The debate on America’s global position between geopolitical analyst Fareed Zakaria and journalist David von Drehle in this week’s Time characterizes the typical dichotomous perspective in current political polemics: One is forward-thinking, while the other looks back.
For quite some time Zakaria has questioned America’s commitment to maintain economic dominance, as written in the recent Time article:
…we have a political system that has become allergic to compromise and practical solutions…We have an electoral college that no one understands and a Senate that doesn’t work, with rules and traditions that allow a single Senator to obstruct democracy without even explaining why. We have a crazy-quilt patchwork of towns, municipalities and states with overlapping authority, bureaucracies and resulting waste. We have a political system that geared toward ceaseless fundraising and pandering to the interests of the present with no ability to plan, invest or build for the future. And if one mentiones any of this, why, one is being unpatriotic…
He argues that countries as China, Germany, India, and those in Northern Europe have (or are investing in) systems and structures that will provide a global edge, such as flexible governments, dedicated research and development, and even social and cultural capital (e.g., work ethic, positive dispositions about standard of living). He believes that America’s success has made it arrogant and insular to the world at large, and that it needs to adapt and meet that challenge. I have made similar argument in my post, More Evidence of American Decline?
On the other hand, Drehle maintains that these same pundits have perennially bemoaned a national decline, and that this message is overstated:
…how come we’re so much stronger than we were 50 years ago? Somehow, in the 235 years since we got started, Americans have weathered…Soviet science prodigies, violent lyrics and sex out of wedlock. We’ve survived a Civil War, two world wars and a Great Depression, not to mention immigrant hordes, alcohol, Freemasons and the “vast wasteland” of network television. (See Drehle’s full article)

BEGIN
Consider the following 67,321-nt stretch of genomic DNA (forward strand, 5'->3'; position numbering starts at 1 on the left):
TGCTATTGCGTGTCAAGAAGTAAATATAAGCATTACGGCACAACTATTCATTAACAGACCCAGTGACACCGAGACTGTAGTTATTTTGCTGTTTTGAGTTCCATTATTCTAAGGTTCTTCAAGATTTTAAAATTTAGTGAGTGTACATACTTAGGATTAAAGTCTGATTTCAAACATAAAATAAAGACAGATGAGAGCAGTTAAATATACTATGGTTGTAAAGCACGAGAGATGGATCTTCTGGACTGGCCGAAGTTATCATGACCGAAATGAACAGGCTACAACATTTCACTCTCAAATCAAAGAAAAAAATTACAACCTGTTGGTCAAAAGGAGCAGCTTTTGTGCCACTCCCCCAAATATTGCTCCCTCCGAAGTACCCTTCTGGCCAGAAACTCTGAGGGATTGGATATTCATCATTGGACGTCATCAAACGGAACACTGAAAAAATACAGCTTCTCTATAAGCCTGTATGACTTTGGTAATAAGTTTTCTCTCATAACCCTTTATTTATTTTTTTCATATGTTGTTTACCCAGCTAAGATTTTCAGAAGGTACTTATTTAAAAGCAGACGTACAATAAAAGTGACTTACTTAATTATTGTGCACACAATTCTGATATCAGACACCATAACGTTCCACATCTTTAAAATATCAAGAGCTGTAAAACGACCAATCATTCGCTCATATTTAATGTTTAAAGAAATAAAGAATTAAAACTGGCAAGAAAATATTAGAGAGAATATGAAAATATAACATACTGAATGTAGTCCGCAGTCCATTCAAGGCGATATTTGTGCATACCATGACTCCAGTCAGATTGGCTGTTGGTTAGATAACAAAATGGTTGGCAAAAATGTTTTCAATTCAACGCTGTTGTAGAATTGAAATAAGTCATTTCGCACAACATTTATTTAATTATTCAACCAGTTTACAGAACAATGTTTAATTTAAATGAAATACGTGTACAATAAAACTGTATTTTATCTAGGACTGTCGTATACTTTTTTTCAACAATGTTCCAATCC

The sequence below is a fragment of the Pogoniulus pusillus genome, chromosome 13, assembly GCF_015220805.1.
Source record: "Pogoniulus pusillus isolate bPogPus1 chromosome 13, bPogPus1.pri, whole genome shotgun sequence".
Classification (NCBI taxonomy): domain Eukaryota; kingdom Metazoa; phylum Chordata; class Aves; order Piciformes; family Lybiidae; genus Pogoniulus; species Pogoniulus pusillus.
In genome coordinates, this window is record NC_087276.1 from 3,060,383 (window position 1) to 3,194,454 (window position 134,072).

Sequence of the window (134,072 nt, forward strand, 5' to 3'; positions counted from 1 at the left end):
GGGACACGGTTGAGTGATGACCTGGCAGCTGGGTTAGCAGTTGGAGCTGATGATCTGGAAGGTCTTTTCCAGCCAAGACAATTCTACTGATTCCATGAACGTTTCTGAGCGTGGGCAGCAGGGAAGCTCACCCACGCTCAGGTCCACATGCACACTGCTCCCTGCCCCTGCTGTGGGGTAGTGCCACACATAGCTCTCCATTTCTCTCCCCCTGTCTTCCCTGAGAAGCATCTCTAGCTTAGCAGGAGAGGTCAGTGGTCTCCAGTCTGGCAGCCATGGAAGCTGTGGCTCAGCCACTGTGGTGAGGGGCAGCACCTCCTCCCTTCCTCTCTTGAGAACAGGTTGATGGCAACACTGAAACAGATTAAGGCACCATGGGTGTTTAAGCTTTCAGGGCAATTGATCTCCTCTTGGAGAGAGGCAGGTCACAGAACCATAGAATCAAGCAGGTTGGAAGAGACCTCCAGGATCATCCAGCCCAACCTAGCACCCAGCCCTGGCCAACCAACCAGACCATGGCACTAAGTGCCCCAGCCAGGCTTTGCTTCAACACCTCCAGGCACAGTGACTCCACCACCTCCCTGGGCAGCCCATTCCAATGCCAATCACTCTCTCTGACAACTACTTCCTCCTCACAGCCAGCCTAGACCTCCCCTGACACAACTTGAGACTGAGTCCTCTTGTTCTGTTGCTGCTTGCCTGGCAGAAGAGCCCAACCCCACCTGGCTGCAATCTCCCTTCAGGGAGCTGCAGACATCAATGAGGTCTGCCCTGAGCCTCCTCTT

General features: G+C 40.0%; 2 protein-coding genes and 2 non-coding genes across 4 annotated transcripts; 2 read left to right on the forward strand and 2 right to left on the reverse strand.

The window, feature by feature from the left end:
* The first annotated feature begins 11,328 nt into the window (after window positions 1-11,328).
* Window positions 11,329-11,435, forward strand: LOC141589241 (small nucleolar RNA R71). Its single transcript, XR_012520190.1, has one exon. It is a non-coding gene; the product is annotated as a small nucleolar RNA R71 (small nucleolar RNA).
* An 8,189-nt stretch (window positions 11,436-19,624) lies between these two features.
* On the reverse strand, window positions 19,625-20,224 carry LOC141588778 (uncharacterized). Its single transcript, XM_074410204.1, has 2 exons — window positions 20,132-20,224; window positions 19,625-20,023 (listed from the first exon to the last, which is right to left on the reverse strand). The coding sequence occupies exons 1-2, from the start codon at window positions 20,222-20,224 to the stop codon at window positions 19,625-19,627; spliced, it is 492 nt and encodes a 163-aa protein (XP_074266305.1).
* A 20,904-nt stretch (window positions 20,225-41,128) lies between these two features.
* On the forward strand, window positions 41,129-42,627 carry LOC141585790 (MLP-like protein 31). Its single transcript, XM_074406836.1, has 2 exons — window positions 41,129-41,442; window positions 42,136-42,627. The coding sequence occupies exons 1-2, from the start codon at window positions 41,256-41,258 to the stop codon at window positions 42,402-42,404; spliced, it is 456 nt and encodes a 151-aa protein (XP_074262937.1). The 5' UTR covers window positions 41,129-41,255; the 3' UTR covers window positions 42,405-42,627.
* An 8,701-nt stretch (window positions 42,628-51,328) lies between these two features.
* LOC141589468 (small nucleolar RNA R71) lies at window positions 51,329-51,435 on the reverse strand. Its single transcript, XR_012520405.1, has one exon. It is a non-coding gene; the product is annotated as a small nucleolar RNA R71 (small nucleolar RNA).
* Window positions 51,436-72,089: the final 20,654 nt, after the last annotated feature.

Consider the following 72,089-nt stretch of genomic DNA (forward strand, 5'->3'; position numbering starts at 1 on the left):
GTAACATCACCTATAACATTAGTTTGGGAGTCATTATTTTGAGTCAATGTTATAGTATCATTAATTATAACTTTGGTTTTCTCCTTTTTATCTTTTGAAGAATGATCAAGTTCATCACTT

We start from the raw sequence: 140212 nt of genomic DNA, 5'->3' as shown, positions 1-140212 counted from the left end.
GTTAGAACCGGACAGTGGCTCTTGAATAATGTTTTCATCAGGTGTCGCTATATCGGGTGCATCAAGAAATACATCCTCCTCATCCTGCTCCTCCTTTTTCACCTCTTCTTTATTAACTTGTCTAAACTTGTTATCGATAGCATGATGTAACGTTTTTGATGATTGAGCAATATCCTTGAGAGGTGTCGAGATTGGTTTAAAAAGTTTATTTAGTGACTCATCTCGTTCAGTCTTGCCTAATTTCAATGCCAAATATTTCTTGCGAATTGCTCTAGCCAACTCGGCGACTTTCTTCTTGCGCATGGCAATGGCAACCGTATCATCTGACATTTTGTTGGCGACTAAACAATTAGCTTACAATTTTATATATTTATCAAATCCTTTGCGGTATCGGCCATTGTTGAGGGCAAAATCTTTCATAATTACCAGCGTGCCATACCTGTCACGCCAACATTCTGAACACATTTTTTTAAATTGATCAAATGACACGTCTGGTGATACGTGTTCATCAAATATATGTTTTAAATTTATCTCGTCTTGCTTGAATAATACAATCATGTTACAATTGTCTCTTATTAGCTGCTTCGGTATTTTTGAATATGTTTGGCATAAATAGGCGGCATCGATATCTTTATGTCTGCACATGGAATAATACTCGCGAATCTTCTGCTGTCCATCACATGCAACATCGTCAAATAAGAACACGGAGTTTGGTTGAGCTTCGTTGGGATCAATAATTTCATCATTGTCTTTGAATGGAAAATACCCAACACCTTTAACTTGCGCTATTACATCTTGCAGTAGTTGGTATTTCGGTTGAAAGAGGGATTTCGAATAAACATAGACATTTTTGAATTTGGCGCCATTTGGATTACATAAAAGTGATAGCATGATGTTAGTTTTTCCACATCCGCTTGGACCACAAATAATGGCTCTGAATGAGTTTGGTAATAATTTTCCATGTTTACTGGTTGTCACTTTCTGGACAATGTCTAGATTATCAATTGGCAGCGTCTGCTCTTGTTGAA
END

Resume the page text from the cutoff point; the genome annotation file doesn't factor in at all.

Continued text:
This at a time when emerging powerhouse China is averaging an astounding 10% annual economic growth by investing in education and infrastructure (compared to about 3% U.S. growth) and just recently revealed an ambitious five-year economic plan “to raise ordinary people’s income, rein in pollution and energy use, and build advanced-science industries in fields like biotechnology and environmental protection” (See article on China’s five-year plan).
I am not necessarily questioning Drehle’s data; some of which are probably true. It is more the reactionary mindset that troubles me, because he represents a sizable bloc that glorifies what had worked for America in the past. There is an inherent satisfaction about America’s current position, as opposed to a hunger to improve: It’s worked so far, so why change?
In business, such resistance to change and adapt usually results in failure. Steve Jobs, Apple’s irrepressible CEO, revolutionized the music industry ten years ago with Apple’s iPod player (and iTunes digital music store), yet the company has not relied on its success to maintain its industry lead. In the fast paced technology world, Apple has remained at the top by consistently and aggressively seeking opportunities that no other organization has successfully capitalized on. It soon added the game-changing iPhone in 2007 and the iPad tablet last year. The competition have barely kept up, let alone out-innovate. Microsoft, much like the U.S., has taken the more complacent attitude, and its tenuous grip on market dominance has been exposed. No doubt its employees have worked hard and sacrificed too, but I don’t detect that same sense of urgency. And it shows. In the world of geo-politics, Zakaria has sounded the alarm while Drehle has been content to say “…the U.S. will do just fine in the world it has shaped.”